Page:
In unguarded moments, the warlords and their supporters go all the way. Hayek, for example, on a visit to Pinochet’s Chile, said he preferred a “liberal dictatorship” to “a democratic government devoid of liberalism”. Peter Thiel, the cofounder of PayPal and Palantir, confessed: “I no longer believe that freedom and democracy are compatible.” Last month, Mike Lee, senior Republican senator for Utah, claimed that “democracy isn’t the objective” of the US political system, “liberty, peace, and prosperity are”.

Brexit represents an astonishing opportunity for warlord capitalism. It is a chance not just to rip up specific rules, which it overtly aims to do, but also to tear down the uneasy truce between capitalism and democracy under which public protections in general are created and enforced. In Steve Bannon’s words, it enables “the deconstruction of the administrative state”. Chaos is not a threat but an opportunity for money’s warlords. Peter Hargreaves, the billionaire who donated £3.2m to the Leave.EU campaign, explained that after Brexit: “We will get out there and we will become incredibly successful because we will be insecure again. And insecurity is fantastic.”

The chaos it is likely to cause will be used as its own justification: times are tough, so we must slash regulations and liberate business to make us rich again. Johnson’s government will seek to use a no-deal or thin-deal Brexit to destroy at least some of the constraints on the most brutal forms of capitalism.

Housetrained capitalists are horrified by Brexit. Not only does it dampen economic activity in general, but it threatens to destroy the market advantage for businesses that play by the rules. Without regulatory constraints, the warlords would wipe them out. Like other august institutions of capital, the Confederation of British Industry warned that leaving Europe would cause a major economic shock. In response to these concerns, Johnson, while he was foreign secretary, made a remark that might previously have seemed unthinkable, coming from the mouth of a senior Conservative, “fuck business”.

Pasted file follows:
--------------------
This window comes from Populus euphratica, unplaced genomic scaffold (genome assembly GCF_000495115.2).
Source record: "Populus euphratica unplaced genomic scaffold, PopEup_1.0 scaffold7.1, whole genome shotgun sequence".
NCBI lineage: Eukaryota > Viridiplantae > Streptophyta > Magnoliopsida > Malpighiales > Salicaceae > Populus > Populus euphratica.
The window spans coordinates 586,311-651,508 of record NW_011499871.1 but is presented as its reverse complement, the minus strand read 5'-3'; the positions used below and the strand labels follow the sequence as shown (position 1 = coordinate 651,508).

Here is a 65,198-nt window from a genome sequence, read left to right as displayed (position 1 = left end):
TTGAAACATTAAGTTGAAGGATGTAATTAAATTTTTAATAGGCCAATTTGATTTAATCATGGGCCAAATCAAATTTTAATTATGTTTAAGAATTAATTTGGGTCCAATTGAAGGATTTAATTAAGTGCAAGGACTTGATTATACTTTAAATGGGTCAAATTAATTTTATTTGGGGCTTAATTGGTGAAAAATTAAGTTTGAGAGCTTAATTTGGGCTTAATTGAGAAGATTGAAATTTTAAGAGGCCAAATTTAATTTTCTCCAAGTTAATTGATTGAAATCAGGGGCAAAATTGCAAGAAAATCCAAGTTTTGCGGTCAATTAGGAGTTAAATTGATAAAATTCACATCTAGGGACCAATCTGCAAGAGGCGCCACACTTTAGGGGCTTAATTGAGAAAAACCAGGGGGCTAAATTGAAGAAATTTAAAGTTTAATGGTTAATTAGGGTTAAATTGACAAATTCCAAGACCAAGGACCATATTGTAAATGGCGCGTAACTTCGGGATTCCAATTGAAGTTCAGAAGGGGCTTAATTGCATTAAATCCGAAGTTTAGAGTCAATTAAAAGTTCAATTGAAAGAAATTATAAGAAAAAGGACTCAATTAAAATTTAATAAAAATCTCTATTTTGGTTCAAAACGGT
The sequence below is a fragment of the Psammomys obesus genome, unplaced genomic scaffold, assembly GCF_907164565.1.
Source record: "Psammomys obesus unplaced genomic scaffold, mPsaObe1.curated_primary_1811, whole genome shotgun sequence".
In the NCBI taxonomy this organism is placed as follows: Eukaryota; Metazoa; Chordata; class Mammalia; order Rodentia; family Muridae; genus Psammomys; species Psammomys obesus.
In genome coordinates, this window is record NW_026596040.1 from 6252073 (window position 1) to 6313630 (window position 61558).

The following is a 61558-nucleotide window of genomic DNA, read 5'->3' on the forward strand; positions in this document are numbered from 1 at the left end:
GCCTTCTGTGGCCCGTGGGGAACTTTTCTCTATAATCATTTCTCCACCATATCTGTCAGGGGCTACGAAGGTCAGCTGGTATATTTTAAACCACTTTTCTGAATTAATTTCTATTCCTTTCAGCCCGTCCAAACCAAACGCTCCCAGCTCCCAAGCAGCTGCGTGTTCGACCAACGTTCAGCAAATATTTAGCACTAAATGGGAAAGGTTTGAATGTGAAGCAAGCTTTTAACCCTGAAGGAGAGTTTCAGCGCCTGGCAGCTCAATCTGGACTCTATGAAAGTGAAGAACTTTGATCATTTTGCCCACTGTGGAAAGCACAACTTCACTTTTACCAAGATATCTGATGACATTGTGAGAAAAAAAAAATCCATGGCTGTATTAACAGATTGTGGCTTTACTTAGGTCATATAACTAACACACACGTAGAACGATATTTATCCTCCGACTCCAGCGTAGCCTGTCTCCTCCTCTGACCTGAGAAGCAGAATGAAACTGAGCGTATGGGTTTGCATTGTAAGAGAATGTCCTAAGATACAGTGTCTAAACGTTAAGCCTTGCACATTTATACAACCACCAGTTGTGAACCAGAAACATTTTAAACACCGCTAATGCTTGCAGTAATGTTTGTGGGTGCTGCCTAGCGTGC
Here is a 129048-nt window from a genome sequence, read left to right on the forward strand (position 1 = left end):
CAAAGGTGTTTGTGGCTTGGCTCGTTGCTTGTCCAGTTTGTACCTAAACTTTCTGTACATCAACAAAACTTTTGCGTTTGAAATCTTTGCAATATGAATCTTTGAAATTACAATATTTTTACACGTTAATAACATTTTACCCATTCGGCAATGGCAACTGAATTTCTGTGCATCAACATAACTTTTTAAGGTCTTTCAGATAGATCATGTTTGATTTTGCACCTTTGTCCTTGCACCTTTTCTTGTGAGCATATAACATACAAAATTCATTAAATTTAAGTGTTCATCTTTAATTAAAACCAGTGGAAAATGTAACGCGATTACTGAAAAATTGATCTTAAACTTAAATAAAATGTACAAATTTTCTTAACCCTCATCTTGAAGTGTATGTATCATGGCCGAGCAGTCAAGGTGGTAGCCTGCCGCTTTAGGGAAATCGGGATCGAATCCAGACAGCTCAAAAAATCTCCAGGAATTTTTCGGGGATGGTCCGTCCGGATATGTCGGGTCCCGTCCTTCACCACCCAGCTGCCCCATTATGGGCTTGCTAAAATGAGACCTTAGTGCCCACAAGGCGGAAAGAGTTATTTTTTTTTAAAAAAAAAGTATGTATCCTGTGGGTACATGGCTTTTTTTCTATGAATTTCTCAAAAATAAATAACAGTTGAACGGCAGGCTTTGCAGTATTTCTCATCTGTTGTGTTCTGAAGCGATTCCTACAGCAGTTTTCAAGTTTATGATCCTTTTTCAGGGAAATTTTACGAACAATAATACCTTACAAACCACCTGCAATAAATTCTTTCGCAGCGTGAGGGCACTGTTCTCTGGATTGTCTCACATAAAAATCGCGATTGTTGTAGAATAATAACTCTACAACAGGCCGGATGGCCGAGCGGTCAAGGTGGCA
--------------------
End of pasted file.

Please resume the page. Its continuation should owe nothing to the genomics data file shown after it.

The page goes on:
Understood in this light, Brexit is scarcely about the UK at all. Oligarchs who have shown great interest in the subject tend to have weak or incomplete ties to this country. According to Andy Wigmore of Leave.EU, the campaign was assisted by the US billionaire Robert Mercer. By far the biggest individual donors to the Brexit party are Christopher Harborne, who is based in Thailand, and Jeremy Hosking, who has businesses listed in Dublin and Delaware. The newspaper owners who went to such lengths to make Brexit happen are domiciled offshore. For people like Rupert Murdoch, I believe, the UK is a beachhead among the richest and most powerful nations. Turning Chile or Indonesia into a giant free port is one thing. The UK is a much bigger prize.

None of this is what we were told we were voting for. I see Nigel Farage and similar blowhards as little more than smoke bombs, creating a camouflaging cloud of xenophobia and culture wars. The persistent trick of modern politics – that appears to fool us repeatedly – is to disguise economic and political interests as cultural movements. Throughout this saga, the media has reported the smokescreen, not the manoeuvres.

Vir: George Monbiot, The Guardian